Cookie policy: This site uses cookies (small files stored on your computer) to simplify and improve your experience of this website. Cookies are small text files stored on the device you are using to access this website. For more information please take a look at our terms and conditions. Some parts of the site may not work properly if you choose not to accept cookies.

Join

Subscribe or Register

Existing user? Login

Medicines management

Carers of dementia patients reveal burden of managing medicines

Family carers of people with dementia have difficulty managing their medication and lack the knowledge to weigh up risks and benefits of different drugs, finds research.

Carers of people with dementia have difficulties managing their medication

Source: Sandor Kacso / Dreamstime.com

Managing medication in dementia is neither trivial nor emotionally neutral for carers and patients

Family carers of people with dementia have difficulty managing their medication and lack the knowledge to weigh up the risks and benefits of different drugs, according to research published in BMC Research Notes on 28 July 2014[1].

The carers feel overburdened with the responsibility of administering medicines and think health professionals fail to understand the problems around managing medicines when caring for someone with dementia, the study led by pharmacy academics at Aston University reveals.

“I was surprised by the results,” says Ian Maidment, lead researcher for the study and senior lecturer in clinical pharmacy at Aston, “I think it is [an issue that is] hidden from healthcare professionals such as pharmacists and GPs. People need to be made aware of the problem and we need to do more research.”  

The findings are based on data gathered as part of a workshop, which included carers and ex-carers of people with dementia from the Alzheimer’s Society Research Network, a community pharmacist, a mental health pharmacist, a GP, the head of research at the Alzheimer’s Society and a patient/public involvement officer, whose role is to engage with patients and involve them in research.

The carers reported “a sense of despair” when explaining the problems they faced administering medicines to health and social care professionals who failed to offer them any support, the research reveals.

Practical problems were often associated with drugs not linked to dementia. For example, the laxative Fybogel can set too quickly in a glass to be taken by a person with dementia.

Carers said they found compliance aids designed to support medicines use helpful, but there was a “general lack of awareness” about the additional support and advice they could receive from their community pharmacist, the study shows.

“The focus group discussion made clear that managing medication in dementia is neither trivial nor emotionally neutral for carers and patients,” the researchers say. “The discussions highlighted the need to understand why healthcare professionals might not spend time listening to patients and carers so as to address their medication-related difficulties and concerns.”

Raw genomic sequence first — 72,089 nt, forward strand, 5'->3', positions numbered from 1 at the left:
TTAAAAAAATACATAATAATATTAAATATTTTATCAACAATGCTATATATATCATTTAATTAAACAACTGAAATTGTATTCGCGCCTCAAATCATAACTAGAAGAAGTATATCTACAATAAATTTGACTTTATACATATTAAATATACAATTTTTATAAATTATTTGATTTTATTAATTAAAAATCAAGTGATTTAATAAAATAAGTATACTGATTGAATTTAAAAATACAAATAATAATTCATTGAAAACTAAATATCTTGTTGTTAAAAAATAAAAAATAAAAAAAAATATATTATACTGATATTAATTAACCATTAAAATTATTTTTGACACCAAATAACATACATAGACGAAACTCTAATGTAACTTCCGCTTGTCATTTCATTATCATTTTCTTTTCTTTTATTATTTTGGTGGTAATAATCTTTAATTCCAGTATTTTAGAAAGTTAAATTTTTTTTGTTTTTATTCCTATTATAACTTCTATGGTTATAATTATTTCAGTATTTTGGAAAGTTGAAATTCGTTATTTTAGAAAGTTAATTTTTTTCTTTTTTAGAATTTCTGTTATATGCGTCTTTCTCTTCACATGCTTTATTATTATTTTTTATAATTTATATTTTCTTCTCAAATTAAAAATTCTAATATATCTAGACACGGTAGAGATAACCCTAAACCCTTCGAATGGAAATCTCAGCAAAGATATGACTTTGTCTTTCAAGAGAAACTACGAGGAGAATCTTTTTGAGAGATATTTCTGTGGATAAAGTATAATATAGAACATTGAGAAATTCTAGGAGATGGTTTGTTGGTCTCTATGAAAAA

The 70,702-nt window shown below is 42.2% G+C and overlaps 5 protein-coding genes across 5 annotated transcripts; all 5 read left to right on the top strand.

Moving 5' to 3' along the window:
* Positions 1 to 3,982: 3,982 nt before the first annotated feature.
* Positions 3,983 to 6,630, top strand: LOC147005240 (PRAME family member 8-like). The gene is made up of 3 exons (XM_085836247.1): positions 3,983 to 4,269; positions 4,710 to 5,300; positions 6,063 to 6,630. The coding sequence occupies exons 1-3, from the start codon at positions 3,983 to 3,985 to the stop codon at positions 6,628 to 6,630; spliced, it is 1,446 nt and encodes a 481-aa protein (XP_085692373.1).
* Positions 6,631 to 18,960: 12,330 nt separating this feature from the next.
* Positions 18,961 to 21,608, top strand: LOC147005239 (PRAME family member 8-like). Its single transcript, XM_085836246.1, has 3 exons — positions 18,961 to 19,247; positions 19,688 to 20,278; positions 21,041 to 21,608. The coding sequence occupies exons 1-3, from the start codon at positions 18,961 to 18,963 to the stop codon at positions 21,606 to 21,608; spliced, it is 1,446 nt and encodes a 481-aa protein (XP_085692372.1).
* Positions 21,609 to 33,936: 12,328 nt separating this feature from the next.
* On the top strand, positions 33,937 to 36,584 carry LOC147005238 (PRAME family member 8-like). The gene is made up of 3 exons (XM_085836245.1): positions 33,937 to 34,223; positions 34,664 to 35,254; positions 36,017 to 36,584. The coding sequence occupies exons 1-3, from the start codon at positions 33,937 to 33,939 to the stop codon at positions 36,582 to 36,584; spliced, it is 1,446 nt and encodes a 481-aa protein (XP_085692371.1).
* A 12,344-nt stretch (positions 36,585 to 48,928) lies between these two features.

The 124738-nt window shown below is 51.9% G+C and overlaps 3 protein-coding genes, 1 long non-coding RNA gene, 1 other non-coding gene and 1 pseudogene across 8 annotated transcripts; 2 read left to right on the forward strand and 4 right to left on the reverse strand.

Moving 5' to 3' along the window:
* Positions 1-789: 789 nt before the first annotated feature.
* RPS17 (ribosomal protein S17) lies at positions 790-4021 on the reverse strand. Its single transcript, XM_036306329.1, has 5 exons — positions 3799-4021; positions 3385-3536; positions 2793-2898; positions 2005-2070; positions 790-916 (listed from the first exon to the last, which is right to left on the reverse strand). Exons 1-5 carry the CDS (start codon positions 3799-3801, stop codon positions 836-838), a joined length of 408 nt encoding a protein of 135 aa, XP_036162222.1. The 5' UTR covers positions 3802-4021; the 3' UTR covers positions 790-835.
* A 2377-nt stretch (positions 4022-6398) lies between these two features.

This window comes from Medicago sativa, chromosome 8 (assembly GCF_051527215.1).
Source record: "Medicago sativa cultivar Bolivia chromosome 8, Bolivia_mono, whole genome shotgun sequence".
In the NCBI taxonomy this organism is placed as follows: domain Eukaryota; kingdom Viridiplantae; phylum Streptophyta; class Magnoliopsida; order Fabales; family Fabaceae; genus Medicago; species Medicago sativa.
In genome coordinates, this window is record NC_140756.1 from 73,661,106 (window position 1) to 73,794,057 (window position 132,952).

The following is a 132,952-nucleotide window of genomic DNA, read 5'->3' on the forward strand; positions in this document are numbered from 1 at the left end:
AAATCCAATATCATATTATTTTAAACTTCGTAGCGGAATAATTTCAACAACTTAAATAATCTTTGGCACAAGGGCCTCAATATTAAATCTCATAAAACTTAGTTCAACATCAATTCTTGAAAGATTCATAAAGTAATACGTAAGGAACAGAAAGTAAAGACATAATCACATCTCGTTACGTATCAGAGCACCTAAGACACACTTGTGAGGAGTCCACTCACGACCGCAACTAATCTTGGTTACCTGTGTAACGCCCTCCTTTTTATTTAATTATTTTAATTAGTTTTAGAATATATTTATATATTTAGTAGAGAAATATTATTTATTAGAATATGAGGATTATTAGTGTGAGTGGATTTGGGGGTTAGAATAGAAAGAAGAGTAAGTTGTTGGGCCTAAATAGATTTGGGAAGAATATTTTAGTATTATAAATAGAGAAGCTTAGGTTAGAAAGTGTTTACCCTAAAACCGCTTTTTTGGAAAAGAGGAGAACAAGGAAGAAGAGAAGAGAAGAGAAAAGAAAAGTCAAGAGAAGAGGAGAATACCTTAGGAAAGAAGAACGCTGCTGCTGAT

“What this research really highlights is the importance of involving people affected by dementia in order to ensure that studies focus on areas which are most relevant to them,” says Clare Walton, research communications manager at the Alzheimer’s Society.

On the back of the study, Maidment is planning new research into whether community pharmacists have a particular role in assisting carers and dementia patients with medicines management and the best ways of providing that support.

Citation: The Pharmaceutical Journal DOI: 10.1211/PJ.2014.20066024

Have your say

For commenting, please login or register as a user and agree to our Community Guidelines. You will be re-directed back to this page where you will have the ability to comment.

Recommended from Pharmaceutical Press

  • BNF and BNF for Children

    BNF and BNF for Children

    Now available as a 1 year print subscription to both the BNF and BNFC, ensuring you have the latest medicines information as it publishes and at a greatly reduced price.

    £138.50Buy now
  • BNF and BNF for Children

    BNF and BNF for Children

    Now available as a 2 year print subscription to both the BNF and BNFC, ensuring you have the latest medicines information as it publishes and at a greatly reduced price.

    £262.50Buy now
  • BNF for Children (BNFC) 2018-2019

    BNF for Children (BNFC) 2018-2019

    The BNFC contains essential practical information for all healthcare professionals involved in prescribing, dispensing, monitoring and administration of medicines to children.

    £57.50Buy now
  • Good Pharmacovigilance Practice Guide

    Good Pharmacovigilance Practice Guide

    An essential guide on pharmacovigilance of medicinal products for human use. Practical advice for developing effective pharmacovigilance systems.

    £38.00Buy now
  • British National Formulary (BNF) 77

    British National Formulary (BNF) 77

    BNF 77 (March 2019) is your essential reference book for prescribing, dispensing, and administering medicines.

    £59.95Buy now

Search an extensive range of the world’s most trusted resources

Powered by MedicinesComplete
  • Print
  • Share
  • Comment
  • Save
  • Print Friendly Version of this pagePrint Get a PDF version of this webpagePDF

Supplementary images

  • Carers of people with dementia have difficulties managing their medication

Jobs you might like

Newsletter Sign-up

Want to keep up with the latest news, comment and CPD articles in pharmacy and science? Subscribe to our free alerts.